The well-known rasgulla features plain chhana beaten by hand and shaped into balls which are boiled in syrup. The sana / chhana / chhena used in such cases is manufactured by a slightly different procedure from paneer; it is drained but not pressed, so that some moisture is retained, which makes for a soft, malleable consistency. It may, however, be pressed slightly into small cubes and curried to form a dalna in Maithili, Oriya and Bengali cuisines.
Some paneer dishes include:
- Chhena murgi
- Mattar paneer (paneer with peas)
- Shahi paneer (paneer cooked in a rich, Mughlai curry)
- Paneer tikka (a vegetarian version of chicken tikka, paneer placed on skewers and roasted)
- Paneer tikka masala
- Kadai paneer
- Chili paneer (with spicy chilies, onions and green peppers, usually served dry and garnished with spring onions)
- Paneer pakora (paneer fritters)
- Palak paneer
- Paneer capsicum (paneer and bell peppers in raisin crème sauce)
- Khoya paneer
- Paneer bhurji
- Paneer momo (dumpling)
Most international fast food restaurants in India offer paneer. McDonald's India serves the McSpicy Paneer and Paneer Wrap. In the United Kingdom, Subway has started serving a saag paneer patty. The Tamatanga urban Indian cuisine restaurant also serves a paneer wrap. Taco Bell India serves a paneer and potato burrito. Pizza Hut, Domino's, and Papa John's have pizzas with paneer toppings.
Anari, a fresh mild whey cheese produced in Cyprus, is very similar in taste and texture to fresh Indian paneer.
Circassian cheese is produced using a similar method and is close in consistency to paneer, but is usually salted.
- The Indian Historical Quarterly, Volume 2, Issues 1-2. Ramanand Vidya Bhawan. 1985. p. 236.
- Davidson, Alan (2006). Jaine, Tom, ed. The Oxford Companion to Food (2 ed.). Oxford: OUP Oxford. ISBN 978-0191018251.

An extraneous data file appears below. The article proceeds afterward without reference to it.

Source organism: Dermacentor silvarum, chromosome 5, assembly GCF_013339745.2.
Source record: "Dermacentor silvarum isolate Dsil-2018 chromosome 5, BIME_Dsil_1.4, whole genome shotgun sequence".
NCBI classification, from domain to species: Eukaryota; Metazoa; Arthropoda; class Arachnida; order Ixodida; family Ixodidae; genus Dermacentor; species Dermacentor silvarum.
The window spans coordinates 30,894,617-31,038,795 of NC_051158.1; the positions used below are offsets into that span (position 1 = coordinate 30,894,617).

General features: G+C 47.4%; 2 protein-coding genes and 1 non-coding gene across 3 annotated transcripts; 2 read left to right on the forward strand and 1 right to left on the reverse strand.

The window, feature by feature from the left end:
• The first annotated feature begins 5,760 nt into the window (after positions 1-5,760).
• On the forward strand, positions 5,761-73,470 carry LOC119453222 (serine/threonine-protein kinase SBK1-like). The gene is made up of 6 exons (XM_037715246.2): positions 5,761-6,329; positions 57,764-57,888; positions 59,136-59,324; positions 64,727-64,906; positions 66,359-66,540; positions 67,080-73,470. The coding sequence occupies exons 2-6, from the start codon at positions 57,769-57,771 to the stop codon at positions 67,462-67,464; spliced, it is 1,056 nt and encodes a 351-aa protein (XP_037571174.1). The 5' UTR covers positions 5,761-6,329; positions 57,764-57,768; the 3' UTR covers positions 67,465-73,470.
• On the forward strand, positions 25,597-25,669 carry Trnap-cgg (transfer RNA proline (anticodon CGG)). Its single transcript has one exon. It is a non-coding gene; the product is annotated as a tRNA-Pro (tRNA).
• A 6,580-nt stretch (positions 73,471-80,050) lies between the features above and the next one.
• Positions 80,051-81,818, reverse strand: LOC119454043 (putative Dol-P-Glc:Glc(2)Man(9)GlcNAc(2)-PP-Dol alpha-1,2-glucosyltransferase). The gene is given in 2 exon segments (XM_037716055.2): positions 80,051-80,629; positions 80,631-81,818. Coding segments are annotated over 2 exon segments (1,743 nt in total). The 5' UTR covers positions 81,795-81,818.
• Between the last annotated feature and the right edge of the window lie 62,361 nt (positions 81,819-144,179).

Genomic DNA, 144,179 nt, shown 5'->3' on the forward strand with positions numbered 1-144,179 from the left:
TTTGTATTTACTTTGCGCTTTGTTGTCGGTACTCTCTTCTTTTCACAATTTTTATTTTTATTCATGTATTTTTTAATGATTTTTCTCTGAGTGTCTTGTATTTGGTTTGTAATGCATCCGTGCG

panir and peynir, the Farsi (Persian) and Turkish words for 'cheese' (...)
- Kapoor, Sanjeev (2010). Paneer. Popular Prakashan. p. 3. ISBN 9788179913307.
- Timothy G. Roufs and Kathleen Smyth Roufs (2014). Sweet Treats around the World: An Encyclopedia of Food and Culture. ABC-CLIO. p. 168. ISBN 9781610692212.
- Arthur Berriedale Keith (1995). Vedic Index of Names and Subjects. Motilal Banarsidass. p. 209. ISBN 9788120813328.
- Otto Schrader (1890). Prehistoric Antiquities of the Aryan Peoples. C. Griffin. p. 319.
- Harlan Walker, ed. (2000). Milk - Beyond the Dairy: Proceedings of the Oxford Symposium on Food and Cookery 1999. Oxford Symposium. pp. 53–57. ISBN 9781903018064.
- Indian Journal of Dairy Science, Volume 45. Indian Dairy Science Association. 1992. p. 281.
- Kumar, Sunil; Rai, D.C.; Niranjan, K.; Bhat, Zuhaib (2011). "Paneer—An Indian soft cheese variant: a review". Journal of Food Science & Technology. Springer. 51 (5): 821–831. doi:10.1007/s13197-011-0567-x. PMC . PMID 24803688.
People during the Kusana and Saka Satavahana periods (AD75–300) used to consume a solid mass, whose description seems to the earliest reference to the present day paneer
- R. K. Robinson and A. Y. Tamime (1996). Feta & Related Cheeses. CRC Press. p. 231. ISBN 9780747600770.
- Chapman, Pat (2009). India Food and Cooking: The Ultimate Book on Indian Cuisine. New Holland. p. 33. ISBN 9781845376192.
- Andrea S. Wiley (2014). Cultures of Milk. Harvard University Press. p. 2. ISBN 9780674369702.
- Adiraja Dasa. The Hare Krishna book of Vegetarian Cooking. Bhaktivedanta Book Trust, 1989, ISBN 0-902677-07-1
- "McDonald's launches McSpicy products". The Hindu. April 3, 2011.
- Mitra, Kushan (June 12, 2011). "Say (Cottage) Cheese: McDonald's paneer burger for the Indian palate". businesstoday.intoday.in. Retrieved July 1, 2011.
- Investor Place (March 30, 2011). "Taco Bell paneer and potato burritos are a hit". MSN. Retrieved July 1, 2011.
- "Pizza Hut India menu".
- "Dominos Peppy Paneer Pizza".
- "Papa Johns Pizza India menu".